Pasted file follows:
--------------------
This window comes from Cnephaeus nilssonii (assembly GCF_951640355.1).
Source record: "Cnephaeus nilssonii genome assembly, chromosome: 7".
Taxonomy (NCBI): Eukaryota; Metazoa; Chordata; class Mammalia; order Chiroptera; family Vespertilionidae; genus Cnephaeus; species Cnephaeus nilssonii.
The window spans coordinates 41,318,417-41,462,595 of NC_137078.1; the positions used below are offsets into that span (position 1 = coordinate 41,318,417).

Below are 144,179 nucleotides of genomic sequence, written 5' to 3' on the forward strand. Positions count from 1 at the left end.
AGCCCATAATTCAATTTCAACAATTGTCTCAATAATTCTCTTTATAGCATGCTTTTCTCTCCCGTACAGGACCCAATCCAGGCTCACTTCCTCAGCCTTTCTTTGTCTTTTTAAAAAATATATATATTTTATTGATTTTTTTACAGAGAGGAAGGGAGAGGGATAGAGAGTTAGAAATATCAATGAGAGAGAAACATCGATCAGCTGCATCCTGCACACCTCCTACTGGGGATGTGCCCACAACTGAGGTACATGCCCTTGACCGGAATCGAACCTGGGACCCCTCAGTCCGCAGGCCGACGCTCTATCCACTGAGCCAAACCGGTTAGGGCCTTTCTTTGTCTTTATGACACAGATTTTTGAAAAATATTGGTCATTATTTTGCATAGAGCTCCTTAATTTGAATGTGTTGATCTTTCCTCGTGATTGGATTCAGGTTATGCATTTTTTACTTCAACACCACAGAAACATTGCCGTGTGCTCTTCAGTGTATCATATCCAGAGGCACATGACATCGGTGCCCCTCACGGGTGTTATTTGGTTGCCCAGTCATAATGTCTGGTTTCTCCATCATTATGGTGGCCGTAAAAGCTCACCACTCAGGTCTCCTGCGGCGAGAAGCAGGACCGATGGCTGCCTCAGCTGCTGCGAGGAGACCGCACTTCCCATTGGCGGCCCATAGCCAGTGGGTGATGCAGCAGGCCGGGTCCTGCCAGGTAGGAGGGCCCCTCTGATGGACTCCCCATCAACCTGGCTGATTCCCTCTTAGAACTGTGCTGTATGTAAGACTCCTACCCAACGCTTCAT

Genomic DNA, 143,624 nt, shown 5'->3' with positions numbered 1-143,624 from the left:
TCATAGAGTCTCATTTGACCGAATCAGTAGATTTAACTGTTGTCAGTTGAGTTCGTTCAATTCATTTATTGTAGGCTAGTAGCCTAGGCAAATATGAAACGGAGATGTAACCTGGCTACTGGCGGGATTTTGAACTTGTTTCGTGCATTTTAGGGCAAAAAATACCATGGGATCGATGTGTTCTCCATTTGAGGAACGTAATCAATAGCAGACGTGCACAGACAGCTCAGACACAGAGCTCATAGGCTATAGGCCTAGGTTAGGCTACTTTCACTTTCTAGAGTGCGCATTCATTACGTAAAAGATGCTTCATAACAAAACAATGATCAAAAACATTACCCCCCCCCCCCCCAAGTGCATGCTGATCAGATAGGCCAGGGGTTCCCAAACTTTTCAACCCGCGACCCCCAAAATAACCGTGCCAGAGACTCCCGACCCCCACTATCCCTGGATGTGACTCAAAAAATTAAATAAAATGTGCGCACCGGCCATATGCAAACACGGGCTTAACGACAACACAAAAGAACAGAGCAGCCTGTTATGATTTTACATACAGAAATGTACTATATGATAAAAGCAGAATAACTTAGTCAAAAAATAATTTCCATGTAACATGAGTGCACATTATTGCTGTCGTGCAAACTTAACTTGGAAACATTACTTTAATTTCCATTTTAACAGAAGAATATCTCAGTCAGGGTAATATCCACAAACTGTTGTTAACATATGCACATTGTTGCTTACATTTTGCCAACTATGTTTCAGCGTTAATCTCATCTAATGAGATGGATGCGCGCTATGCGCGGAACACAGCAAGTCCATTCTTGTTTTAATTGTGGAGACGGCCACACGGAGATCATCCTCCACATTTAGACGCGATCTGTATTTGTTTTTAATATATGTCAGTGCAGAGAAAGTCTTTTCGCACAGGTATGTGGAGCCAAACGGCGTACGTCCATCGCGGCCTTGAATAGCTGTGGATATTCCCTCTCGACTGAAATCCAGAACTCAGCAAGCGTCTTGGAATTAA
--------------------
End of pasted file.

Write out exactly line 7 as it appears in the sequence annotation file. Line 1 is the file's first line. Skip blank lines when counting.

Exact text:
Genomic DNA, 143,624 nt, shown 5'->3' with positions numbered 1-143,624 from the left: